“This is my way, where is yours?” – Thus I answered those who asked me “the way”. For the way – that does not exist.

– Nietzsche
I was just reading Adam Bertocci’s brilliant Shakespearean retelling of The Big Lebowski this morning, and saw a notation where he defined nihilism as a doctrine that denies human existence has any intrinsic purpose, meaning or value. Not so, good sir! For I’m afraid it’s just a simple fact that meaning is what we make it, not an inherent property of life itself. Nihilism is the shadow of the Greek (and subsequent Christian) legacy that values universalism. The True, the Good and the Beautiful are timeless and unchanging; if deprived of the ability to believe in them, people will settle for clinging to a universal despair — there’s no meaning anywhere, anytime, in anything. The desire to make the objects of our belief and worship timeless and unchanging is still the same. (This is the sort of thing that makes Buddhists snicker — even when we seem to be utterly miserable, we’re still taking a cold comfort in refusing to give up concepts we’re attached to.) But the things you love, the things that make your life worth living, are no less meaningful just because they don’t last forever. Recognizing this is a sign of mental health, not nihilism.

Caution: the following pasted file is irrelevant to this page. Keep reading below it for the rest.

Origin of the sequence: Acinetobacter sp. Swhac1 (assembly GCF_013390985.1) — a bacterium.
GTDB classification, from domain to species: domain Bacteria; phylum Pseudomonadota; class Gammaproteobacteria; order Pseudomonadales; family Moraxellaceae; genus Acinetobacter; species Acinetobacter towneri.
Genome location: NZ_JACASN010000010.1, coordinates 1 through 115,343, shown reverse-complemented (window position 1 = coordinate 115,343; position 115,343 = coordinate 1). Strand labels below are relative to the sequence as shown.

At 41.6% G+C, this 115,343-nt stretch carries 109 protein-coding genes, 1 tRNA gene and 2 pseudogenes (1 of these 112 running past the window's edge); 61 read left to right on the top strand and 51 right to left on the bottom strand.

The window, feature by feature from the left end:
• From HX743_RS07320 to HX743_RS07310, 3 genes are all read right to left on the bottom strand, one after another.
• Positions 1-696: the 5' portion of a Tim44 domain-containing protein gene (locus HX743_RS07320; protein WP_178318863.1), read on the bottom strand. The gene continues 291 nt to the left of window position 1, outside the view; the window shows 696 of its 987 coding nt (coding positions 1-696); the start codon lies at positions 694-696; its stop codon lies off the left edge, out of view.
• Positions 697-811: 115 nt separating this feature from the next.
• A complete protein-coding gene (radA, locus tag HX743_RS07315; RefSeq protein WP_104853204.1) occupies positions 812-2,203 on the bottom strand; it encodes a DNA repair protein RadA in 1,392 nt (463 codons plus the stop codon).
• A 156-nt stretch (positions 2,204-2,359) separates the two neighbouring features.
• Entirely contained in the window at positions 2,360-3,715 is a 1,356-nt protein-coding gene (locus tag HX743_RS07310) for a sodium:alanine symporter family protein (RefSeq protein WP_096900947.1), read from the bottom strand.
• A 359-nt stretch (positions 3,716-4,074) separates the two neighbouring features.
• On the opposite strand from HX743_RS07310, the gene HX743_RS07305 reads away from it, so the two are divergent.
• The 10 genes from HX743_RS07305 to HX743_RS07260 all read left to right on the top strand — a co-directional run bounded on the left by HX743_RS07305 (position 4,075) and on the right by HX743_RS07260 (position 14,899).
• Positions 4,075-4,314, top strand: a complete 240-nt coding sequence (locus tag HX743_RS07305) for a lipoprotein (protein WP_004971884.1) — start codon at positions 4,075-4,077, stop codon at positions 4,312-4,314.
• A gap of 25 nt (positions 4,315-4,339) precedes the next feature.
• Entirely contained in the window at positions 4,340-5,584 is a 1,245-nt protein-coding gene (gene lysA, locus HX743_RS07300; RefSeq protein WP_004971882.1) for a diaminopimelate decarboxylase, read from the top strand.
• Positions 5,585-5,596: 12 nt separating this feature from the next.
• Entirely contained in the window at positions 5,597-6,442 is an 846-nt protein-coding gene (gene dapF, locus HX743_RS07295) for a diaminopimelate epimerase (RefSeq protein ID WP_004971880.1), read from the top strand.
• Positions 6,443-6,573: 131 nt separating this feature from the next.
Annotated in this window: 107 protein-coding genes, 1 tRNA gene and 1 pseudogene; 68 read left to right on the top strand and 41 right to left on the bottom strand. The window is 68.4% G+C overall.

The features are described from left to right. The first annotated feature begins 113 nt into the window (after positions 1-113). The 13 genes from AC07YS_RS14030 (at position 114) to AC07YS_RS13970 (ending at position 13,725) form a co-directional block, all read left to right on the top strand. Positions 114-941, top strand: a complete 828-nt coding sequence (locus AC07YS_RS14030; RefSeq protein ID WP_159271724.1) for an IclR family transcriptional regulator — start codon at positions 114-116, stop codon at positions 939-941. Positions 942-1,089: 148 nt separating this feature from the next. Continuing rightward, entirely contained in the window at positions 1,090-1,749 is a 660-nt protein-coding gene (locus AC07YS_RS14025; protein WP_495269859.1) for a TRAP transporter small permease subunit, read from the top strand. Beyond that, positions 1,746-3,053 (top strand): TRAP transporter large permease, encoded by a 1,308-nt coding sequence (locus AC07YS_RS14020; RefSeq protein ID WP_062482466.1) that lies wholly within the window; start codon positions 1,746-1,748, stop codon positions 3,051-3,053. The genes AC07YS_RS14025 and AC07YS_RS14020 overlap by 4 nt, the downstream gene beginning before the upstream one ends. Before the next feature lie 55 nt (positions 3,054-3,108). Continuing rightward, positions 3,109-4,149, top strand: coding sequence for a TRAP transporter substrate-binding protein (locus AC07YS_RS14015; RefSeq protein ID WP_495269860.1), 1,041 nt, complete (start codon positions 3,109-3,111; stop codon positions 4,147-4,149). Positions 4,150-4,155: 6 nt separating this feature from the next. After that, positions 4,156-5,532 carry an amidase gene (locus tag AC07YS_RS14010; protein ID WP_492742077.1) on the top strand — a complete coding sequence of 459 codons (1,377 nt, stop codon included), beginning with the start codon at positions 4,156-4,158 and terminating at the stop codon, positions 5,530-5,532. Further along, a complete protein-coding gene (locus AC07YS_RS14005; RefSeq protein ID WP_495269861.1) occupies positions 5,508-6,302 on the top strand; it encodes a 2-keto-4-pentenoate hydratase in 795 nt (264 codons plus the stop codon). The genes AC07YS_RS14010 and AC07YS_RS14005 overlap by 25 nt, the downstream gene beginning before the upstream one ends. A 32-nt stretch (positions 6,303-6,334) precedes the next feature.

So it was quite fortuitous to come across this interesting essay this afternoon:
Herman Melville seems to have articulated and hoped for this kind of possibility. Writing 30 years before Nietzsche, in his great novel “Moby Dick,” the canonical American author encourages us to “lower the conceit of attainable felicity”; to find happiness and meaning, in other words, not in some universal religious account of the order of the universe that holds for everyone at all times, but rather in the local and small-scale commitments that animate a life well-lived. The meaning that one finds in a life dedicated to “the wife, the heart, the bed, the table, the saddle, the fire-side, the country,” these are genuine meanings. They are, in other words, completely sufficient to hold off the threat of nihilism, the threat that life will dissolve into a sequence of meaningless events. But they are nothing like the kind of universal meanings for which the monotheistic tradition of Christianity had hoped. Indeed, when taken up in the appropriate way, the commitments that animate the meanings in one person’s life ─ to family, say, or work, or country, or even local religious community ─ become completely consistent with the possibility that someone else with radically different commitments might nevertheless be living in a way that deserves one’s admiration.
The new possibility that Melville hoped for, therefore, is a life that steers happily between two dangers: the monotheistic aspiration to universal validity, which leads to a culture of fanaticism and self-deceit, and the atheistic descent into nihilism, which leads to a culture of purposelessness and angst.
I would add that this ties in neatly with what Isaiah Berlin noted about the importance of the Romantic movement.